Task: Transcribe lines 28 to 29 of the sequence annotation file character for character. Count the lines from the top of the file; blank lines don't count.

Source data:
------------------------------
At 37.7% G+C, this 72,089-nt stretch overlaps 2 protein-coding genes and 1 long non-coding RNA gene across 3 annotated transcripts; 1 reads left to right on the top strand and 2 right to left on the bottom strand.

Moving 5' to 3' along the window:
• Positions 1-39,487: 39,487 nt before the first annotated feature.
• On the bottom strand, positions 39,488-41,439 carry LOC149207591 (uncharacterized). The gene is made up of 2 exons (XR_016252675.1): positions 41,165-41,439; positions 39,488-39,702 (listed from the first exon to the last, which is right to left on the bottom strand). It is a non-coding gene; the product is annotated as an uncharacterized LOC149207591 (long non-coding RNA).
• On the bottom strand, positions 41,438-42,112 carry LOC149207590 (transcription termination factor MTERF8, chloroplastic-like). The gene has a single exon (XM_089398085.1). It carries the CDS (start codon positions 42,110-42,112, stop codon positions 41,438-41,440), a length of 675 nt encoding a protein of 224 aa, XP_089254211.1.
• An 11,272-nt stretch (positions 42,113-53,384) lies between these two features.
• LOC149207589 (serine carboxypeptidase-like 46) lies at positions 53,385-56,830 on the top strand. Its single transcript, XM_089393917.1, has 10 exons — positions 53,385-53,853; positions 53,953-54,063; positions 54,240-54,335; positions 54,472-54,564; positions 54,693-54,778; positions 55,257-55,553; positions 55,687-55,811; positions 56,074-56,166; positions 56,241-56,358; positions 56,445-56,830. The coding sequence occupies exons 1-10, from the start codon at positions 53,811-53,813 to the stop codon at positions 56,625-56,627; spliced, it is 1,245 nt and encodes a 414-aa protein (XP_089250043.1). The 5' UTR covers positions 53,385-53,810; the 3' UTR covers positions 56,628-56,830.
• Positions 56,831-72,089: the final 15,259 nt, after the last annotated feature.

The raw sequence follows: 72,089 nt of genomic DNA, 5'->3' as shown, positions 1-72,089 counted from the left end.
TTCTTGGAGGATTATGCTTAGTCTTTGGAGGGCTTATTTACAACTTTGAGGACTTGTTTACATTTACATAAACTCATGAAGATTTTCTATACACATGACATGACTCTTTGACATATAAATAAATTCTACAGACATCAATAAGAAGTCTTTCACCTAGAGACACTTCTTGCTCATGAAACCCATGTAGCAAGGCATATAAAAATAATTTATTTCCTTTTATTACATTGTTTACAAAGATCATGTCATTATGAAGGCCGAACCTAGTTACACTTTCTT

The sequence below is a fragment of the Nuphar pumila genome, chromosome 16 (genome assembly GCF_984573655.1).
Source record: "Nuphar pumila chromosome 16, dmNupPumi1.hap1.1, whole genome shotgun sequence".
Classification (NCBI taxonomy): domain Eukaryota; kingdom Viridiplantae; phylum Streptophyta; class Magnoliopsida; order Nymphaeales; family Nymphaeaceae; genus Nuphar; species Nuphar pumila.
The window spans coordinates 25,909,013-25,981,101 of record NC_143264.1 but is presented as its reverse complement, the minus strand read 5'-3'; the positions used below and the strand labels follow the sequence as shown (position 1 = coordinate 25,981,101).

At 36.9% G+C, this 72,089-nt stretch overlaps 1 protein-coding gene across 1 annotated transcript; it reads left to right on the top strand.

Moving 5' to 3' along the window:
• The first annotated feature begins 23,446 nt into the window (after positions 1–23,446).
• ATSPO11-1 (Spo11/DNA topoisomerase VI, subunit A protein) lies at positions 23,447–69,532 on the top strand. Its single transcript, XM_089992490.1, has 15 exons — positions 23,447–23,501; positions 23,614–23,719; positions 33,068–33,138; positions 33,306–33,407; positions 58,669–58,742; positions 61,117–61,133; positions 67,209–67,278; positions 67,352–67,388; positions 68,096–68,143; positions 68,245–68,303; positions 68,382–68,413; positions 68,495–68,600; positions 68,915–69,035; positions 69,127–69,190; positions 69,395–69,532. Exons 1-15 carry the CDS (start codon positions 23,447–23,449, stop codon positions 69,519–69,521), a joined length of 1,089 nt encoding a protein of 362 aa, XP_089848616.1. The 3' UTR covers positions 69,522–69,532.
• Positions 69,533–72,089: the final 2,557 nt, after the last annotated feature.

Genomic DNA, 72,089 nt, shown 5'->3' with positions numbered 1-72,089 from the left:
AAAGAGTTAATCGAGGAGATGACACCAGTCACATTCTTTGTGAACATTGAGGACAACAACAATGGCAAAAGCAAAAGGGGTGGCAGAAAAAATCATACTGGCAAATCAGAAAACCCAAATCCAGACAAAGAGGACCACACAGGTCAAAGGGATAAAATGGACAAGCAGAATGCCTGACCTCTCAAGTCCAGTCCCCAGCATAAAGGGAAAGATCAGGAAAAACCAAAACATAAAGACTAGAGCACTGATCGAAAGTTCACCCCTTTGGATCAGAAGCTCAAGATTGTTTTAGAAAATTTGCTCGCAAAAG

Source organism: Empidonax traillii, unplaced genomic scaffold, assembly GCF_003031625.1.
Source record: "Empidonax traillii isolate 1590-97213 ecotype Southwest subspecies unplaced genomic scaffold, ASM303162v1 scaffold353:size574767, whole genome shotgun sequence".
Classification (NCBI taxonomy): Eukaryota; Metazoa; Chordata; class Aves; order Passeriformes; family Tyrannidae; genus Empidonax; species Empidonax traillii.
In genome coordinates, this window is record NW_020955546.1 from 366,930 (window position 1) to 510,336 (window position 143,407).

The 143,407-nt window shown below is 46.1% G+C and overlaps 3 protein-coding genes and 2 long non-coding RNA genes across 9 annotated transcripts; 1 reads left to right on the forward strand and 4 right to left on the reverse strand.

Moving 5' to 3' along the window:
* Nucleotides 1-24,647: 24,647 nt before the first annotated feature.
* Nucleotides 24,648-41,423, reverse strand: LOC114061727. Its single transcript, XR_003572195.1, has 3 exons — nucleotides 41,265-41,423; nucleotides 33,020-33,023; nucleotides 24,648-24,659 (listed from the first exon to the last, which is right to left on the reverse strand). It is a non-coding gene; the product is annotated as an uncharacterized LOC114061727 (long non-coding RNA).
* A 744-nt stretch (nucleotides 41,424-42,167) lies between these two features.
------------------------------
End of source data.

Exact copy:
* Nucleotides 1-24,647: 24,647 nt before the first annotated feature.
* Nucleotides 24,648-41,423, reverse strand: LOC114061727. Its single transcript, XR_003572195.1, has 3 exons — nucleotides 41,265-41,423; nucleotides 33,020-33,023; nucleotides 24,648-24,659 (listed from the first exon to the last, which is right to left on the reverse strand). It is a non-coding gene; the product is annotated as an uncharacterized LOC114061727 (long non-coding RNA).